Sometimes, the holiest of the holy is attained by using your heart and your God-given brains.
By Rabbi Ari Enkin, Rabbinic Director, United with Israel
This week we read the double portion of “Acharei Mot – Kedoshim” (Leviticus 16:1-20-27), and it is filled with more than 10 percent of all the mitzvot (commandments) in the Torah. The first Torah portion, Acharei Mot, deals primarily with the Yom Kippur service. The second Torah portion, Kedoshim, has a whole slew of mitzvot that we are to observe in order to be “Kedoshim” – Holy.
The portion of Kedoshim opens with “And God spoke to Moses saying: ‘Speak to the entire people of Israel and tell them that ‘You must be Holy, for I am Holy.’” [Leviticus 19:1-2].
Very few Torah potions unfold in the presence of “the entire people of Israel.” Rarely is the entire nation gathered together to hear a sermon from Moses. This must mean that the Torah portion of Kedsoshim is especially important.
To borrow from the Passover Seder, “So why is this Torah portion different from all Torah portions?”
Usually, Moses gives the messages to Aaron, and a few others, who in turn disseminate the message to yet others,and so on, until the entire nation got the message. (Yes, Facebook or WhatsApp would have been much easier.) Why is this a one-shot deal? Why is everyone gathered together?
It is explained that this week’s Torah portion contains the most fundamental mitzvot – the bulk of mitzvot which, when properly observed, can make a person holy.
But there’s more. “You shall be holy” is a mitzvah in its own right! It is completely independent of the many other mitzvot that appear in the Torah portion, which will assist people in becoming holy. The famous example of “You shall be holy” is behaving in a dignified manner even if behaving differently or doing something else might not be technically forbidden.
Not everything that is improper is in the Torah. The Torah doesn’t say that not saying “good morning” to people is a sin, or that walking around in an unkempt, disheveled manner is a sin. But to ignore people is unbecoming, it is not the mark of holiness. To walk around unkempt and disheveled is not a sin, but it is not the mark of holiness. Sitting around all day eating non-stop is not forbidden, but it is not the mark of holiness, even if the food is kosher.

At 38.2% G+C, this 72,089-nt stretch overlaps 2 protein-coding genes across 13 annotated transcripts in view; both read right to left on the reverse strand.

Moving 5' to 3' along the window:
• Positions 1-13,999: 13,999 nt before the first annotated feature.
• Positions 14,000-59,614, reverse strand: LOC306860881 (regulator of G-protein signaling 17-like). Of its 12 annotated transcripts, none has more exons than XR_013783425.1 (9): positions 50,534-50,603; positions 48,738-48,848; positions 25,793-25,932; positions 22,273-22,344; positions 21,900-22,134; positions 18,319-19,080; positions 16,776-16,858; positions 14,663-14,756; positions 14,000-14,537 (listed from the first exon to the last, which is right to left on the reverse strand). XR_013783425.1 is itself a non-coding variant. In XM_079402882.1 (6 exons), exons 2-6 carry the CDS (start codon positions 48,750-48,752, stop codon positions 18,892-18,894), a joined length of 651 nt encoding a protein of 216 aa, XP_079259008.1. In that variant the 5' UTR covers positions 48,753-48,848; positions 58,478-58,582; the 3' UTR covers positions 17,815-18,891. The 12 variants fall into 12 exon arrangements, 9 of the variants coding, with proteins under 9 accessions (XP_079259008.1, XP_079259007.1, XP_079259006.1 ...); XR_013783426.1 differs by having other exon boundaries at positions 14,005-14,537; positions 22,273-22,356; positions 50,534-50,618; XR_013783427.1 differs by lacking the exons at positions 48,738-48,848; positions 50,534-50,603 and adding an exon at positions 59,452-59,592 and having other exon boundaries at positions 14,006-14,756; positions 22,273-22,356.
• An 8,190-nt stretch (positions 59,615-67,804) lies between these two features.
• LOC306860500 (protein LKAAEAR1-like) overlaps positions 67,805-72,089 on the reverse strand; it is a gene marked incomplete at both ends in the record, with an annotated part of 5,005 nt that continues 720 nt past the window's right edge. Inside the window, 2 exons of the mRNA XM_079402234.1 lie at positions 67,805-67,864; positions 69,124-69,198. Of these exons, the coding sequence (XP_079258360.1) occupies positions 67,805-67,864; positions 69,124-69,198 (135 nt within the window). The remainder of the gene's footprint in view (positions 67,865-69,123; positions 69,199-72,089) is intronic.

If not for the mitzvah of “You shall be holy,” a person could indulge, be a glutton and live a degrading lifestyle all without technically sinning. However, the Torah says, “You shall be Holy”—you must abstain. You must act with restraint, with holiness. Do not indulge. Do not be a glutton. It is so vital that it had to be said to the entire nation together.
There are some decisions concerning which we do not need the Torah to tell us what is right or wrong. Some decisions, and even ethics, often come from our hearts and our God-given brains. Sure, keeping kosher, keeping the Sabbath, fasting on Yom Kippur are all mitzvot that will help us to become holy. But sometimes, the holiest of the holy is using your heart, pondering how to become a better person, going out of your way to help others.
It is the unwritten mitzvot such as these that will truly catapult us to holiness, perhaps even more so than that the mitzvot that are actually written.
For more insights by Rabbi Enkin on this week’s Torah portion, click on the links below.